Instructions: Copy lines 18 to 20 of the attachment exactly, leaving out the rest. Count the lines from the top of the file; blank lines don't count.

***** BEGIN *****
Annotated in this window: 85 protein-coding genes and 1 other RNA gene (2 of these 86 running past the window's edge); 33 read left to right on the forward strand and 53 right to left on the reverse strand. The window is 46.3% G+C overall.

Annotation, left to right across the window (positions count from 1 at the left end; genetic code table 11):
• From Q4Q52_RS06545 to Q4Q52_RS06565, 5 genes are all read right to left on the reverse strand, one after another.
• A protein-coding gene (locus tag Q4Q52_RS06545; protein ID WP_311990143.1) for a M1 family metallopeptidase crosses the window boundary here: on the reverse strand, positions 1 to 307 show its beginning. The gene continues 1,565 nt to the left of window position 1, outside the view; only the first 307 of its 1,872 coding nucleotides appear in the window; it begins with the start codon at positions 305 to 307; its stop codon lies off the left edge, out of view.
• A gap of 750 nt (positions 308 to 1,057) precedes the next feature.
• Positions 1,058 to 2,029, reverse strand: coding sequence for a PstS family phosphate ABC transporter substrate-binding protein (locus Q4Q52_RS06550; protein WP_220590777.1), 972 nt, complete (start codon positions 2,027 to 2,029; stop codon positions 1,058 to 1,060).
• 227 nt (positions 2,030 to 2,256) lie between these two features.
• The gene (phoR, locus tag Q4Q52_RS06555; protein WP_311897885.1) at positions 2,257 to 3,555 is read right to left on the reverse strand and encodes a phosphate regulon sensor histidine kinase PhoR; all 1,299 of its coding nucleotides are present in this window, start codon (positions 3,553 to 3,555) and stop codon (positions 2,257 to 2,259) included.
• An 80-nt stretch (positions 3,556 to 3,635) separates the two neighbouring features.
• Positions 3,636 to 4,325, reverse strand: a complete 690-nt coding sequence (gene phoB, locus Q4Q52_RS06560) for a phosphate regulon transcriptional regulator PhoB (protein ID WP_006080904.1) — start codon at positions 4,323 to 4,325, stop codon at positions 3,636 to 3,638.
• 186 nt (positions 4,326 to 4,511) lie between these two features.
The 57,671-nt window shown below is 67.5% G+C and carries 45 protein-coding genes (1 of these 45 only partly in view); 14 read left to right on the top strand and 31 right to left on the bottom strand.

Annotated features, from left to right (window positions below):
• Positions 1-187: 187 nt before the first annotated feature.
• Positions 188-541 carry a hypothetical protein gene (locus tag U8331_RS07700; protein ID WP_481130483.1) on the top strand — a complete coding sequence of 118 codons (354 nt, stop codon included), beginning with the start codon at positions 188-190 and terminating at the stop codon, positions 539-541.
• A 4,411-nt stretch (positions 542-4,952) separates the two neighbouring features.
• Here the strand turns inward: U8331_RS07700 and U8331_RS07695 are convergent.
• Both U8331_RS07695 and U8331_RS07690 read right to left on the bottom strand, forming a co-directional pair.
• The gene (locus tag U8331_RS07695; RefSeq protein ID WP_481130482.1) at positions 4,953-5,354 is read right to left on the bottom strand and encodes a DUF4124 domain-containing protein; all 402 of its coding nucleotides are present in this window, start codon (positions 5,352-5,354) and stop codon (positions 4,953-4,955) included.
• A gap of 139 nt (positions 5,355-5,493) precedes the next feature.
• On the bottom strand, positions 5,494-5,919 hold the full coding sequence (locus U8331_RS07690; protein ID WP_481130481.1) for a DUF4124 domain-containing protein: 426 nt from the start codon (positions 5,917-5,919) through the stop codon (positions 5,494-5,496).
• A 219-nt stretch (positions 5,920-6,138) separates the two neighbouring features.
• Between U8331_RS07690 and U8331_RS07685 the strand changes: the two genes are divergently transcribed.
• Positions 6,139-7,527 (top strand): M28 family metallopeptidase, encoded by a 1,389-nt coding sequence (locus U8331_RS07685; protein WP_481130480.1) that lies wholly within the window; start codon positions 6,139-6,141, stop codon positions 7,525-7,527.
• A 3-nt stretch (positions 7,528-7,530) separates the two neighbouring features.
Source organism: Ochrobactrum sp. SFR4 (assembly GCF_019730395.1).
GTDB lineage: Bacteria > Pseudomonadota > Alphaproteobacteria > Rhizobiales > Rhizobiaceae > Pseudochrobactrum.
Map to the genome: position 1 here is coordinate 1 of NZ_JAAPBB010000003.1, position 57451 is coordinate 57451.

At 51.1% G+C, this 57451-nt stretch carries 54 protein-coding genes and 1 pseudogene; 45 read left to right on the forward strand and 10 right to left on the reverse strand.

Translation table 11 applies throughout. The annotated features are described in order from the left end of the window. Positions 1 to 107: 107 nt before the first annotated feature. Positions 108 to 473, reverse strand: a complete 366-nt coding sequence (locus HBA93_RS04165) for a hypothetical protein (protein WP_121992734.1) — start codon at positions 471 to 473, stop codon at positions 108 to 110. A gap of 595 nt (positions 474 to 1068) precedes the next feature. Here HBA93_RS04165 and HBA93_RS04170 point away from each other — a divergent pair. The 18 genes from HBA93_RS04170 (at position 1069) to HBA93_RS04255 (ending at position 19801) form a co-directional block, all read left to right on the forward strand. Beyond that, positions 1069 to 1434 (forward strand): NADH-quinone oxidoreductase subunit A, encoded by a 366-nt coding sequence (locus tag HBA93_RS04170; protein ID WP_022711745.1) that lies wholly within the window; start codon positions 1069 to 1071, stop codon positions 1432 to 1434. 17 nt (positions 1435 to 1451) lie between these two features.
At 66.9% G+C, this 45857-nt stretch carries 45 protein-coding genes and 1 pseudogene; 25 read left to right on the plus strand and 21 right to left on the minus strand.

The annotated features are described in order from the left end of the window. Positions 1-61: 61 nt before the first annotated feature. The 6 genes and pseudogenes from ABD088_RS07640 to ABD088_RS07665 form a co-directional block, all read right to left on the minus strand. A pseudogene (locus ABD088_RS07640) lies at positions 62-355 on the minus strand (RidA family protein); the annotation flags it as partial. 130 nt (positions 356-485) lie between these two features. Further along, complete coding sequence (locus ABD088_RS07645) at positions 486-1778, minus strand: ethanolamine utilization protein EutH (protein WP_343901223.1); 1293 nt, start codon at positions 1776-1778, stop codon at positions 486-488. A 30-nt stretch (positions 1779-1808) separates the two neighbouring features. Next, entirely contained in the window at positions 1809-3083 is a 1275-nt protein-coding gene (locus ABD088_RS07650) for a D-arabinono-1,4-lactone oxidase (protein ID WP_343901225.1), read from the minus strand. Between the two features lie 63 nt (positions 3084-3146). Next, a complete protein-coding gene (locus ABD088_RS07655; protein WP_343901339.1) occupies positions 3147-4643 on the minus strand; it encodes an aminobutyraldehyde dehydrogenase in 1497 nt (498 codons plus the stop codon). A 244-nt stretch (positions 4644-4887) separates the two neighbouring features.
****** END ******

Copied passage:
• Both U8331_RS07695 and U8331_RS07690 read right to left on the bottom strand, forming a co-directional pair.
• The gene (locus tag U8331_RS07695; RefSeq protein ID WP_481130482.1) at positions 4,953-5,354 is read right to left on the bottom strand and encodes a DUF4124 domain-containing protein; all 402 of its coding nucleotides are present in this window, start codon (positions 5,352-5,354) and stop codon (positions 4,953-4,955) included.
• A gap of 139 nt (positions 5,355-5,493) precedes the next feature.